Managing Asthma


The Asthma Control Test is a tool that measures whether a person is in control of his or her asthma. The five-question test is available for children ages 4-11 years old, or for ages 12 through adult.


All people with asthma should have an Asthma Action Plan – also called an asthma management plan – a written document that you develop with your doctor to help control your asthma. The plan:

  • Shows your daily treatment, such as what kinds of medicines to take and when to take them;
  • Describes how to control asthma long-term;
  • Explains how to handle worsening asthma symptoms or asthma attacks; and
  • Explains when to call the doctor or go to the emergency room.


Did you know that in Hawaii, under State law HRS 302A-1164, children with asthma are allowed to self-carry their asthma medication and/or keep their asthma medication with the school nurse or school health assistant?

As a parent of an asthmatic child, take the proper precautions to ensure the health of your child:

  • Make an Asthma Action Plan with your child’s pediatrician;
  • Share this plan with family, childcare personnel, school officials, and coaches;
  • Become aware of what triggers your child’s asthma;
  • Educate yourself by completing the American Lung Association’s Asthma Basics program online or by attending an Asthma 101 program in person.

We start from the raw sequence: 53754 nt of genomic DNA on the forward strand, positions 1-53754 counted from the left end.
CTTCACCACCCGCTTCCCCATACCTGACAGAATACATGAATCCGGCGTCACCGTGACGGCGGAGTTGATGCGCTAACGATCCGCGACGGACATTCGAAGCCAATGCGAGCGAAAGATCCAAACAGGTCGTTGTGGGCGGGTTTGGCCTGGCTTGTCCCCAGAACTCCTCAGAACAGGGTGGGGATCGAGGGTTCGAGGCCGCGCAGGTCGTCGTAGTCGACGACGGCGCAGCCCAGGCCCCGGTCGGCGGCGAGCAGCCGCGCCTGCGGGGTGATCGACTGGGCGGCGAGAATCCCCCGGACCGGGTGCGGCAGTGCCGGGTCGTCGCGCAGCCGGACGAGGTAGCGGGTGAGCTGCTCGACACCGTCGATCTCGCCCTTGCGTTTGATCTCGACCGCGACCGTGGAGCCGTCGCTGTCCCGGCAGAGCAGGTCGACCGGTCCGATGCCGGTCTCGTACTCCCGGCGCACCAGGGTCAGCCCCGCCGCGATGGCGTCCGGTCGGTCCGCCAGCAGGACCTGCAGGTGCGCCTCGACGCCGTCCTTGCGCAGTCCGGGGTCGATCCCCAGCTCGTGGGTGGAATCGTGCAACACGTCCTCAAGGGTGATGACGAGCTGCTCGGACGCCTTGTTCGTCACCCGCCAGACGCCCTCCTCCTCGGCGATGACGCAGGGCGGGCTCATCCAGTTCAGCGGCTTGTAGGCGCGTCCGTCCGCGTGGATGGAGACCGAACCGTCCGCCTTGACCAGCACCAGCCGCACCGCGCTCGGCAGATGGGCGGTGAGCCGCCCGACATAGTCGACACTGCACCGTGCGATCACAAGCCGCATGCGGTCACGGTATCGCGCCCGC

Children spend the majority of their days at school, in childcare, or in after-school sports and activities.  Many of these children may suffer from asthma.  Approximately 1 child out of a team of 15 student athletes will have asthma.  There are several things that schools, childcare facilities, and coaches can do to ensure the health and safety of students with asthma:

  • Make sure you identify students with asthma;
  • Make sure you can identify the signs and symptoms of an asthma attack or worsening asthma;
  • Check the daily air quality;
  • Check out the Asthma Clipboard Program.  The program is a 30-minute online education program that focuses on:
    • How to identify students experiencing worsening asthma or an asthma attack;
    • What medications are used and when to use them;
    • Ways to prevent exercise-induced asthma; and
    • Steps to take when athletes are experiencing worsening asthma or asthma attacks.
  • Have an asthmatic student create an Asthma Action Plan with his or her doctor;
  • For health questions related to your student’s school, please contact the Public Health Nurse in your area.